(Dawn Primarolo) They are all significant challenges. Perhaps you should ask my officials which they thought were the worst. I should imagine that the movement of the Contribution Agency into the Inland Revenue, the moving of the staff, the management of that, the bringing of the Contribution Agency into the systems of the Inland Revenue, was a huge issue, and clearly the movement of tax credits as we took the tax credits in and developed them on. I think the biggest challenge for Inland Revenue is one of culture, that they have to move, and are moving, to be a department that has, if I can put it this way, social responsibilities. They are the lead department for the payment of the tax credits, the monitoring of the national minimum wage, as well as their functions as a tax collecting department that also has compliance responsibilities. Customs and Excise have to do the same but Inland Revenue have to do it much more, which is to balance now a sort of enabling, facilitating role with, if you like, an enforcement role, a collection role. Although there have been management changes to bring in more staff, actually changing those attitudes and how the department operates is a huge challenge.

  45. What work has been done, for example, to enable the staff to deal with handling a rather different client base from its traditional areas of work? What particular things have you put in place to assist staff to deal with that and to make that culture change?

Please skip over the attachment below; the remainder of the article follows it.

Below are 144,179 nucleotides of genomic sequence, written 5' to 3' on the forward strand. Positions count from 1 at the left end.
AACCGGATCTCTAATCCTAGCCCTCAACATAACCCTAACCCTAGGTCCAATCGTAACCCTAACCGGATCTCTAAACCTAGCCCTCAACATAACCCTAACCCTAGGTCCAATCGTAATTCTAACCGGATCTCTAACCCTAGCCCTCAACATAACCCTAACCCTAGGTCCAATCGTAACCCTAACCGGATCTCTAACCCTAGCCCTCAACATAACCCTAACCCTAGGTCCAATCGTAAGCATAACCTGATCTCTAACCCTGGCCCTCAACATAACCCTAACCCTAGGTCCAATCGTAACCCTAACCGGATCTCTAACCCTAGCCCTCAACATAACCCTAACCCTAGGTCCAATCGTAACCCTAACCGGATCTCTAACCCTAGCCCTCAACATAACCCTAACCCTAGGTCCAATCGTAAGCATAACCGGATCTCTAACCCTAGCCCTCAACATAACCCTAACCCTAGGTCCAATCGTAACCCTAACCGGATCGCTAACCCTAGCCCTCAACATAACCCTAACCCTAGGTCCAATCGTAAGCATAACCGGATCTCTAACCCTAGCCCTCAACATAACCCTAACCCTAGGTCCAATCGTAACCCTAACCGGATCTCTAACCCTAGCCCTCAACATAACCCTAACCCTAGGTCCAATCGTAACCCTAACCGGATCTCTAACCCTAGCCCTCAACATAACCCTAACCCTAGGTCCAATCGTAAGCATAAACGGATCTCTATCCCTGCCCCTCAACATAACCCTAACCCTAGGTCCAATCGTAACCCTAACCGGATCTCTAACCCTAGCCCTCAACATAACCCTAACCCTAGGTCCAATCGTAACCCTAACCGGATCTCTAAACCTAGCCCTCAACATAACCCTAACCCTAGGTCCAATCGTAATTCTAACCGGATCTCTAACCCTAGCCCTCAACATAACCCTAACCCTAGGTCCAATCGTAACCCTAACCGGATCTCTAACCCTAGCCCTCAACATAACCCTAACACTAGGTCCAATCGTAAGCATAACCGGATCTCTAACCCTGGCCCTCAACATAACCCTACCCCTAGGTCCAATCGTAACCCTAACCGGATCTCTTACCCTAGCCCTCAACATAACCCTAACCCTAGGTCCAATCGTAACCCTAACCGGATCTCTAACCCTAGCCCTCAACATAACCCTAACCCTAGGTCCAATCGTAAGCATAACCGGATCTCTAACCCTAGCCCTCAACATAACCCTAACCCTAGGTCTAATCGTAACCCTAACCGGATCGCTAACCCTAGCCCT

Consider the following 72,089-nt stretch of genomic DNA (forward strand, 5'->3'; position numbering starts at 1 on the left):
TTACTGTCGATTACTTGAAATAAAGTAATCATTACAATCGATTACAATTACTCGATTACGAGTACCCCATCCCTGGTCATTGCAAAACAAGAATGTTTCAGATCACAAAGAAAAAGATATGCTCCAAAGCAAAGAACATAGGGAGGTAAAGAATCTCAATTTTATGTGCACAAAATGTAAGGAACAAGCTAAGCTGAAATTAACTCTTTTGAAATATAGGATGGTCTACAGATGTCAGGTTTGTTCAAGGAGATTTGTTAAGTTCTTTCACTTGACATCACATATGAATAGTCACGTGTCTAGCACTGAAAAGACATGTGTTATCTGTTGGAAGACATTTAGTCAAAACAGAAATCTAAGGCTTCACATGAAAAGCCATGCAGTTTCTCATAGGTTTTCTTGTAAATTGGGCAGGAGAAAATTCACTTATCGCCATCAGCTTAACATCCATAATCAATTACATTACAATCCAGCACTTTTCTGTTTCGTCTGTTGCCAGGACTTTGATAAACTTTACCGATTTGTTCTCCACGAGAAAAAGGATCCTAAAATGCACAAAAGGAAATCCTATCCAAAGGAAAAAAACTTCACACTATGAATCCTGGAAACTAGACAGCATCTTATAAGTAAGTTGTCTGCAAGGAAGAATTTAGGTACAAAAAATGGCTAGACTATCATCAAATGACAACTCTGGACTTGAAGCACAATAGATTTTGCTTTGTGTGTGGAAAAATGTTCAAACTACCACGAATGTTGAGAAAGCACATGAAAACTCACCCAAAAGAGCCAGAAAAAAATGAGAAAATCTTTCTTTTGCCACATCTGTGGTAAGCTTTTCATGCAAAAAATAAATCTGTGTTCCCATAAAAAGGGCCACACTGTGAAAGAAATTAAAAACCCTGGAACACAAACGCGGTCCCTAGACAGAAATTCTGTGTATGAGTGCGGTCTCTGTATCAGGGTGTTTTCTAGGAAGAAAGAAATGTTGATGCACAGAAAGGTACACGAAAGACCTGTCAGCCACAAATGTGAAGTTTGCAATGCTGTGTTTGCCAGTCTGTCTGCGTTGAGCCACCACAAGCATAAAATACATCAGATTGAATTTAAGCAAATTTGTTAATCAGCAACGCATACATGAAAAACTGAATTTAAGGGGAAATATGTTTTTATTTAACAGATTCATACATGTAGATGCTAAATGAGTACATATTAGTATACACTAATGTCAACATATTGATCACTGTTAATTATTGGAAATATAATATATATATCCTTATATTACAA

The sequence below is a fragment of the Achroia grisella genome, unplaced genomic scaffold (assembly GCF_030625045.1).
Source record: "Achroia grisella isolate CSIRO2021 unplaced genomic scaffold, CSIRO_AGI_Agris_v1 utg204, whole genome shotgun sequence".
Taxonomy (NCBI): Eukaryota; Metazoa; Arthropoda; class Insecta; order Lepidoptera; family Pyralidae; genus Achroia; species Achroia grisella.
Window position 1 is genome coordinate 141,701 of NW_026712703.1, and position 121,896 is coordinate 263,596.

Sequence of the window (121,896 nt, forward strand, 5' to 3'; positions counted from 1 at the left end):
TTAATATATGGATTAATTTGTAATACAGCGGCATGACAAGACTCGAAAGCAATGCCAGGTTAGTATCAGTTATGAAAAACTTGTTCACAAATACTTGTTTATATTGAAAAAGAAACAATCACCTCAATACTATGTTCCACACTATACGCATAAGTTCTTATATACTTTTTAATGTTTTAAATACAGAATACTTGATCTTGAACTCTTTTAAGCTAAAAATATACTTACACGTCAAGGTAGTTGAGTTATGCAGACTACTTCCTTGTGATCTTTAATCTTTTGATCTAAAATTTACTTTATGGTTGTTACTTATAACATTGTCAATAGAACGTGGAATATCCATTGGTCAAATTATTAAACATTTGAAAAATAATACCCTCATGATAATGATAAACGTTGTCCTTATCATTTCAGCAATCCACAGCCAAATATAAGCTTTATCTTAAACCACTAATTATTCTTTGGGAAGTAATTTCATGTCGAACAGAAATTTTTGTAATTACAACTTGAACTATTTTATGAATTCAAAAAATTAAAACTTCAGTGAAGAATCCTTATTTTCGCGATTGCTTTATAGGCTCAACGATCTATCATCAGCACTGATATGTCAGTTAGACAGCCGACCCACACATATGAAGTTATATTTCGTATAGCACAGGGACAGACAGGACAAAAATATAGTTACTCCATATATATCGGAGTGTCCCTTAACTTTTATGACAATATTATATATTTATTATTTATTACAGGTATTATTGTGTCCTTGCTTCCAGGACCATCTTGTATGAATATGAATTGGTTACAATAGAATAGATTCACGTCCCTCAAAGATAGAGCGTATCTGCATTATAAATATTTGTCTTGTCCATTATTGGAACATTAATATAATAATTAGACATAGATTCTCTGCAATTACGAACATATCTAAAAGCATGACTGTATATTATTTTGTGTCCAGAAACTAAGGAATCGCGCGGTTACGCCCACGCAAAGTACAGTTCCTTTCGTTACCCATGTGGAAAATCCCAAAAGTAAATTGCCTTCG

(Dawn Primarolo) Clearly with the Contribution Agency the staff moved. With the tax credits some staff moved and we recruited further staff. What we have done through the department is to ensure that we have training and support in the department to move people to those functions. I have to say as well that the staff in the Inland Revenue are used to dealing with people and it is nice for them. They have a more diverse role and they are very excited about that and very keen to feed into the department's strategies for training and support of staff to take on those different roles that they now fulfil.

  46. Are you getting a universally positive approach to that? I have just moved over from the Employment Committee to this Committee and we have been pleasantly surprised by the way the Employment Service has adapted its role to deal with a similar change in what they are meant to be doing. Are you saying to us that this is a success and that the Inland Revenue staff are fully on board?